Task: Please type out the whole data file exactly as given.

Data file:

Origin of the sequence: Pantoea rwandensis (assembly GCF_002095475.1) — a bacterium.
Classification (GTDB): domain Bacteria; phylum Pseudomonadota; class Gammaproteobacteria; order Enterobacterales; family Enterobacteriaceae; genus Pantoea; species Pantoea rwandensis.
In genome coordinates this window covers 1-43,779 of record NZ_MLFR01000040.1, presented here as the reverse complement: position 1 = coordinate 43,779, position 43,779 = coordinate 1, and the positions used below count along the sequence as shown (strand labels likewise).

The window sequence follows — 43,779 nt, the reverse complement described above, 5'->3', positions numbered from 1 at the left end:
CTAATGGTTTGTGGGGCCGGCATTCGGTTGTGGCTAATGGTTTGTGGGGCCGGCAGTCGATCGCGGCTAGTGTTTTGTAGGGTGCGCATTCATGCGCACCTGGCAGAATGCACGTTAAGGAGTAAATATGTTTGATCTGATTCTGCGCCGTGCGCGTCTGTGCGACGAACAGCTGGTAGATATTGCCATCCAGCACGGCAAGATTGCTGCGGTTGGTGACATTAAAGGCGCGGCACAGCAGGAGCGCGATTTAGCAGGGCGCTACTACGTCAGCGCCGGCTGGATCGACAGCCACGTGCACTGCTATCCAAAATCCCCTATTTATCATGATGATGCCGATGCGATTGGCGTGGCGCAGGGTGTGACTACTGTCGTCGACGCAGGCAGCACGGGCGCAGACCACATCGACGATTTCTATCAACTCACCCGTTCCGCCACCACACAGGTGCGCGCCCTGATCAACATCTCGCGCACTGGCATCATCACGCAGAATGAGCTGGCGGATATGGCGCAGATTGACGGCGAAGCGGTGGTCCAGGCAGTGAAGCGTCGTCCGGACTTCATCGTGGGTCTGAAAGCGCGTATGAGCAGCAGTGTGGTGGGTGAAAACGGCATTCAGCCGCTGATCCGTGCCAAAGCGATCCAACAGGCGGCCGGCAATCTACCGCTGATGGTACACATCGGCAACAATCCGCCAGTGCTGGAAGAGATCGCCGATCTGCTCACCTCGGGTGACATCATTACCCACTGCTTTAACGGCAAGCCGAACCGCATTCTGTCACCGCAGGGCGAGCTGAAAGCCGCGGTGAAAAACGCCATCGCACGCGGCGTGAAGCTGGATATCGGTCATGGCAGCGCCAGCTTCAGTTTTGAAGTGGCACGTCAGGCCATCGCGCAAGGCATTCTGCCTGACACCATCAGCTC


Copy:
Origin of the sequence: Pantoea rwandensis (assembly GCF_002095475.1) — a bacterium.
Classification (GTDB): domain Bacteria; phylum Pseudomonadota; class Gammaproteobacteria; order Enterobacterales; family Enterobacteriaceae; genus Pantoea; species Pantoea rwandensis.
In genome coordinates this window covers 1-43,779 of record NZ_MLFR01000040.1, presented here as the reverse complement: position 1 = coordinate 43,779, position 43,779 = coordinate 1, and the positions used below count along the sequence as shown (strand labels likewise).

The window sequence follows — 43,779 nt, the reverse complement described above, 5'->3', positions numbered from 1 at the left end:
CTAATGGTTTGTGGGGCCGGCATTCGGTTGTGGCTAATGGTTTGTGGGGCCGGCAGTCGATCGCGGCTAGTGTTTTGTAGGGTGCGCATTCATGCGCACCTGGCAGAATGCACGTTAAGGAGTAAATATGTTTGATCTGATTCTGCGCCGTGCGCGTCTGTGCGACGAACAGCTGGTAGATATTGCCATCCAGCACGGCAAGATTGCTGCGGTTGGTGACATTAAAGGCGCGGCACAGCAGGAGCGCGATTTAGCAGGGCGCTACTACGTCAGCGCCGGCTGGATCGACAGCCACGTGCACTGCTATCCAAAATCCCCTATTTATCATGATGATGCCGATGCGATTGGCGTGGCGCAGGGTGTGACTACTGTCGTCGACGCAGGCAGCACGGGCGCAGACCACATCGACGATTTCTATCAACTCACCCGTTCCGCCACCACACAGGTGCGCGCCCTGATCAACATCTCGCGCACTGGCATCATCACGCAGAATGAGCTGGCGGATATGGCGCAGATTGACGGCGAAGCGGTGGTCCAGGCAGTGAAGCGTCGTCCGGACTTCATCGTGGGTCTGAAAGCGCGTATGAGCAGCAGTGTGGTGGGTGAAAACGGCATTCAGCCGCTGATCCGTGCCAAAGCGATCCAACAGGCGGCCGGCAATCTACCGCTGATGGTACACATCGGCAACAATCCGCCAGTGCTGGAAGAGATCGCCGATCTGCTCACCTCGGGTGACATCATTACCCACTGCTTTAACGGCAAGCCGAACCGCATTCTGTCACCGCAGGGCGAGCTGAAAGCCGCGGTGAAAAACGCCATCGCACGCGGCGTGAAGCTGGATATCGGTCATGGCAGCGCCAGCTTCAGTTTTGAAGTGGCACGTCAGGCCATCGCGCAAGGCATTCTGCCTGACACCATCAGCTC